How active equity managers are performing in 2023
Predictions that active managers would enjoy a better 2023, seem to be playing out in the Australian large capitalisation space, with the number who beat the benchmark S&P/ASX 200 in the first half of the year, better than historical levels.
S&P Global’s respected SPIVA Australia Scorecard, found that 45% of Australian Equity General Funds including open ended managed funds and exchange traded funds, beat the index in the six months to June 30.
“The S&P/ASX 200 gained 4.5% in the first half of 2023, while on average, Australian Equity General funds rose 4.6% on an equal-weighted basis and 4.7% on an asset-weighted basis,” wrote S&P analysts in their mid-year update.
While not necessarily sufficient to sway ardent believers in passive investing, the results are nonetheless better than the long term track record of funds in this category. In the five years to the same date, only 19% were able to beat the index and hence fulfil the essential proposition of active management.
Australian equity mid- and small-cap funds appeared more able than their large-cap cousins to meet this objective, with a small majority (52%) doing better than the benchmark in the first half of the year and just over a third (36%) outperforming over five years.
Much was made earlier this year of the potential for active equity managers to regain their mojo after a challenging period. Financial firm Mercer added its voice to the debate, by suggesting that March last year had marked the trough of equity active management performance, with the median manager in its global equity universe bouncing back significantly in the subsequent 12-months.
“It is increasingly evident that the Global Financial Crisis (GFC) era when interest rates were anchored at historically low levels for more than a decade created distortions in the market,” Mercer’s team wrote in After the Perfect Storm – Active Management Recovers.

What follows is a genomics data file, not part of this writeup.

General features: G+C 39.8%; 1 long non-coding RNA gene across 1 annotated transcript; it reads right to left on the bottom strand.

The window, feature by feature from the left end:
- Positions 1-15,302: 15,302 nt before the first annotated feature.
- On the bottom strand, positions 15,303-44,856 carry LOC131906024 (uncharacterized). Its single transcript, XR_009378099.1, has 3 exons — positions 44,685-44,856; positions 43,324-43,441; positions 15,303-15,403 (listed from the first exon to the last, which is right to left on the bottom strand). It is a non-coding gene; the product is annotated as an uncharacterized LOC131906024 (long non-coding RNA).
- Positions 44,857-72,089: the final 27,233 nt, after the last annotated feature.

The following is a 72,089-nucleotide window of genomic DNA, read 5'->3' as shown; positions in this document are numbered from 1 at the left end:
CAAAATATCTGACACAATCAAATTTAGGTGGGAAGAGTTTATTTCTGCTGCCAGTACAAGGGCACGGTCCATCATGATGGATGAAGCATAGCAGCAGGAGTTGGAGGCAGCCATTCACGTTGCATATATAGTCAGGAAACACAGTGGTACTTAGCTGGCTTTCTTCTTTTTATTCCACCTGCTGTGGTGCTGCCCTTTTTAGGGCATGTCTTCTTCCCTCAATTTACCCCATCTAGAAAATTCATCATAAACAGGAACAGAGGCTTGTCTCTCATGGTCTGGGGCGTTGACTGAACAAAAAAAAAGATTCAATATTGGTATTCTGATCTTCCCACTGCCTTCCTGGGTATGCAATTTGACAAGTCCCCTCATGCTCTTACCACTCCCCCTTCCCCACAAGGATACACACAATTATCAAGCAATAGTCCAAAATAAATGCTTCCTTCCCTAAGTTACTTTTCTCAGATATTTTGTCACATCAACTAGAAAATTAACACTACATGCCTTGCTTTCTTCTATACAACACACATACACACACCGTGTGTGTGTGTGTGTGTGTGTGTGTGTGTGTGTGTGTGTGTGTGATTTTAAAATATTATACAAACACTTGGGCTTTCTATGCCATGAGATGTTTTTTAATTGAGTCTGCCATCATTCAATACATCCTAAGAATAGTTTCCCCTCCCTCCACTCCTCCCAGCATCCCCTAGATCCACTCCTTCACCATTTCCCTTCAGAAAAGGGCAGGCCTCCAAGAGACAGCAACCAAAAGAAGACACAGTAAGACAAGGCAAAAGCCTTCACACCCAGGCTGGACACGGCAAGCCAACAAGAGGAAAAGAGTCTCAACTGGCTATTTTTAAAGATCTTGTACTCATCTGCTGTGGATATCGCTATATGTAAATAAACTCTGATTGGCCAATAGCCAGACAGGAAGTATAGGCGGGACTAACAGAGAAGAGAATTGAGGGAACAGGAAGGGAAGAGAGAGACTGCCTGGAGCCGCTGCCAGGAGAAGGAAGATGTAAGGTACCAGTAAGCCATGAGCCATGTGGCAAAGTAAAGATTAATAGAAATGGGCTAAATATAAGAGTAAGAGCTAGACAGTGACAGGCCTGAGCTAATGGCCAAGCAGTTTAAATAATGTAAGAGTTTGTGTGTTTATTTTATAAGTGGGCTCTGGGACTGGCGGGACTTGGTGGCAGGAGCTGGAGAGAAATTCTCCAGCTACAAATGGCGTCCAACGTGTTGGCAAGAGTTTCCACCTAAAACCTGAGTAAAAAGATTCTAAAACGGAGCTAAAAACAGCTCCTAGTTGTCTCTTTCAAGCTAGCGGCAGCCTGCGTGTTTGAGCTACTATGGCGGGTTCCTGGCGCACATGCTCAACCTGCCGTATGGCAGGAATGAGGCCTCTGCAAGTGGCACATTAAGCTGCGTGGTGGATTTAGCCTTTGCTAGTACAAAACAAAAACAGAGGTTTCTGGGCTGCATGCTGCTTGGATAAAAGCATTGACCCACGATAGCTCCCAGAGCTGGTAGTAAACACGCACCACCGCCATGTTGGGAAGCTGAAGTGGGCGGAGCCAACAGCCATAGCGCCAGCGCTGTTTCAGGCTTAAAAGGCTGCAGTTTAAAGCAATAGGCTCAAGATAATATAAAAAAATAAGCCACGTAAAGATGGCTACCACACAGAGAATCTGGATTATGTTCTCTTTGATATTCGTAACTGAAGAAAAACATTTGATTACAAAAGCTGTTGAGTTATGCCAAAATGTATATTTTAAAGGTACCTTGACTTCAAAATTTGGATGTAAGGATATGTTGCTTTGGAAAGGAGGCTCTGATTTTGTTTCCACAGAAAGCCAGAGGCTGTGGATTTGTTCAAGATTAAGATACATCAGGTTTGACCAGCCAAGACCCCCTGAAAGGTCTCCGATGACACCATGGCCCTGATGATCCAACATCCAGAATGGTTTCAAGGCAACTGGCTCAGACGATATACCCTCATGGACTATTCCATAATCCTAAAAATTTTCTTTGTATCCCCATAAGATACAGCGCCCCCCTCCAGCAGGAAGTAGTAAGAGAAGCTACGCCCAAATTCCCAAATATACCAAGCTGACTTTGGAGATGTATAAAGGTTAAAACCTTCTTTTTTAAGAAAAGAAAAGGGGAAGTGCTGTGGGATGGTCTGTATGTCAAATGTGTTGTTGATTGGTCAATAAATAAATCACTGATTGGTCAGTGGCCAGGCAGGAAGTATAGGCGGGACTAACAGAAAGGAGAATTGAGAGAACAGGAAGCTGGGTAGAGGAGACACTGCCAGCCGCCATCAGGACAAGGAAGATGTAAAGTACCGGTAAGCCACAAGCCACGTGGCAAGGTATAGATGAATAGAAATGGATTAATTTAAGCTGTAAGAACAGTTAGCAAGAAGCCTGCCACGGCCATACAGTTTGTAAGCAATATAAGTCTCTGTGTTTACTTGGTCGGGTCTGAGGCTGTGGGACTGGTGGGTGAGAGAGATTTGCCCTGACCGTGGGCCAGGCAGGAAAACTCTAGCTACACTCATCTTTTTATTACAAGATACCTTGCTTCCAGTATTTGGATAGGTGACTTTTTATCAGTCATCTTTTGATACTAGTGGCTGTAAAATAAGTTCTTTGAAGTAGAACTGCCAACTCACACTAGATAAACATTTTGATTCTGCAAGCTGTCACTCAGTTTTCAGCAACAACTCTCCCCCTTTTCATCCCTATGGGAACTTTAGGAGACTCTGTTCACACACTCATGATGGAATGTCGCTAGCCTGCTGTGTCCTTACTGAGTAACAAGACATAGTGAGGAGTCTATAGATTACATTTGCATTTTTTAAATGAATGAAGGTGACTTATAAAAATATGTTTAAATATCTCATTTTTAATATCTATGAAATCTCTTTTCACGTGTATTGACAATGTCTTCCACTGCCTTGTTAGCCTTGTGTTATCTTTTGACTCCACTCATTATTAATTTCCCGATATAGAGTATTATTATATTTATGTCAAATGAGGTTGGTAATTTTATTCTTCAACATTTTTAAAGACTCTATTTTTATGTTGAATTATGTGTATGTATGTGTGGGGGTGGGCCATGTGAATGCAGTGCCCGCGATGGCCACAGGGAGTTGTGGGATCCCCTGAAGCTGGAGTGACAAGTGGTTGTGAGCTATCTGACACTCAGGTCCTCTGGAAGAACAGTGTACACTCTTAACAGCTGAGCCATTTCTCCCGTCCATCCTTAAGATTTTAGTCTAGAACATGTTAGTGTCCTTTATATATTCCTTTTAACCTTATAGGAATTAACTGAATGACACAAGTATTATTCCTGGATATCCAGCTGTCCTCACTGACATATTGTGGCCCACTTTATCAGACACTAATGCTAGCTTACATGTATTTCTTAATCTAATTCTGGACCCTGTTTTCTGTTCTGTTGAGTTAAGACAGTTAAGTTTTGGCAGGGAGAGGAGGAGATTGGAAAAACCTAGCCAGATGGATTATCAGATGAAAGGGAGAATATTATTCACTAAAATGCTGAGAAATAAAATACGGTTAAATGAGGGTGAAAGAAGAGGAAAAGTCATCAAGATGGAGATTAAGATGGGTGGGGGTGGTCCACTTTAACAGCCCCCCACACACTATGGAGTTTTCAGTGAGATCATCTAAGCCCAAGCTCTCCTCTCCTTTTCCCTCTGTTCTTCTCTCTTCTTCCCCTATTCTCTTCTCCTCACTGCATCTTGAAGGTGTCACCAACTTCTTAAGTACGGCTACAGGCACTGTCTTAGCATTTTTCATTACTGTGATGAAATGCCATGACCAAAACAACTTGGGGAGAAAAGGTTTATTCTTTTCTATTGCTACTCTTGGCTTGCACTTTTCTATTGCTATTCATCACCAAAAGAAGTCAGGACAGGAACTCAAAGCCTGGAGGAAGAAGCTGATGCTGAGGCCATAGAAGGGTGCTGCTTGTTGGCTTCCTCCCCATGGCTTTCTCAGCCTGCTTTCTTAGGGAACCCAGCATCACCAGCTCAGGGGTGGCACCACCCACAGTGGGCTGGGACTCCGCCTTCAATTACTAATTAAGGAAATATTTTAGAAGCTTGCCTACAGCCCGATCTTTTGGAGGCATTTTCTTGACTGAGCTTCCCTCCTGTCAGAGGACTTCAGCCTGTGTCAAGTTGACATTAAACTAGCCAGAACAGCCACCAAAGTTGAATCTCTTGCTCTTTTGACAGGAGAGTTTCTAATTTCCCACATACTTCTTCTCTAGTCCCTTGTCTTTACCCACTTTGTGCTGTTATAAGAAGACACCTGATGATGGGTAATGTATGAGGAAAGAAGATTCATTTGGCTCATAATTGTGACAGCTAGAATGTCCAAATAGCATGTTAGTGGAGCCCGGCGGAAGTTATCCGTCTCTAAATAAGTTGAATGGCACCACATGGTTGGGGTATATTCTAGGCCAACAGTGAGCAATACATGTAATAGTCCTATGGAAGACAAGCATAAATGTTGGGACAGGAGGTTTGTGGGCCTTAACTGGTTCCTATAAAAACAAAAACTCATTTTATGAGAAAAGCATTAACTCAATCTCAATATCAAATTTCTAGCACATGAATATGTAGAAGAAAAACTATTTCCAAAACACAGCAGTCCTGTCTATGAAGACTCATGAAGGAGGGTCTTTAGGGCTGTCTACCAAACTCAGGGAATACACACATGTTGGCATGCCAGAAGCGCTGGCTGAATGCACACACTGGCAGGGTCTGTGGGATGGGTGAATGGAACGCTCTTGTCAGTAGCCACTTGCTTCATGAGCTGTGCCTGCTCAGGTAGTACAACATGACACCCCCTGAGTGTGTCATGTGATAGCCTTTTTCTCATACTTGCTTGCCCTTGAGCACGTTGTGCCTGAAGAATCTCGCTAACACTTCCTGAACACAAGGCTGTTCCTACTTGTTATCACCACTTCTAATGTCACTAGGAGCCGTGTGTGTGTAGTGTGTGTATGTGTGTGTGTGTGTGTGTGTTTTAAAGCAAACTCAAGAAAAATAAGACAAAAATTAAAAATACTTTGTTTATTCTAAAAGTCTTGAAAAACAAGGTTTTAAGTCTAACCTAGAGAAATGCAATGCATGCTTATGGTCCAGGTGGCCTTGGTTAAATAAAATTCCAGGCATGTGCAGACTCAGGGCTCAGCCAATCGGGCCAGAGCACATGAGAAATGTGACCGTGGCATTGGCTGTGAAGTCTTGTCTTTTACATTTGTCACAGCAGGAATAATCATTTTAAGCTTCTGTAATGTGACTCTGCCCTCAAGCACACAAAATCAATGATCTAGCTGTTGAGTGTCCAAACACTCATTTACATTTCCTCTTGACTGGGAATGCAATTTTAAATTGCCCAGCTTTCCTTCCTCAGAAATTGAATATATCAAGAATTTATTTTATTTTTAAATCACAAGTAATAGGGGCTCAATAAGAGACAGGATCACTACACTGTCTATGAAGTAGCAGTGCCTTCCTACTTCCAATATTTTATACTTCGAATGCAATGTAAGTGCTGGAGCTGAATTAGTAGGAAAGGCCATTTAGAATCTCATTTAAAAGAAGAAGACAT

Examples of market distortions driven by the availability of cheap capital include the outperformance of speculative companies, further increases in multiples of high-quality companies (‘growth at any price’) and the survival of highly leveraged companies which may have otherwise gone out of business.
“While rising rates usually create a headwind for investment returns on an absolute basis, the simple fact that they have risen, has reintroduced a tangible opportunity cost that has been absent in financial markets for most of the post-GFC era,” wrote Mercer.
“If the distortions incentivising the ‘borrow to buy-back’ and ‘growth at any price’ regimes have run their course, the market concentration seen in the latter half of the previous cycle is unlikely to repeat in the coming years. This should lead to increased dispersion in stock returns, thereby likely creating a supportive environment for active management.”
Beyond Aussie equities
So far, the outperformance of active global equity funds available to Australian investors doesn’t appear to have rebounded to the same degree as local share funds. The SPIVA Australia Scorecard shows that only 26% outperformed the S&P Developed Ex-Australia LargeMidCap index in the first six months of the year.
This benchmark gained 18.1% over that period, while International Equity General funds gained 16.1% and 14.8% on equal and asset-weighted basis, respectively.
Again, the underperformance rate increased over longer periods, with only 9% of funds in the category out-pacing the benchmark in the five years to June 30.
Mercer suggests several principles can be applied to navigating these apparent ups and downs to optimise investments in managed funds, without getting caught up in the debate about whether active management overall is worth it. These principles are:
- Only invest actively in markets where it is appropriate, and when it is aligned with an investors’ objectives
- Focus on building robust equity portfolios that are exposed to a diversified range of return drivers
- Ensure unintended total portfolio exposures and unrewarded risk are appropriately managed
- Review manager performance to ensure it is in line with expectations.
This appears a sensible approach in a continued environment, in which the ability of active managers to meet their stated goals over the long term, remains variable across geographies and sectors.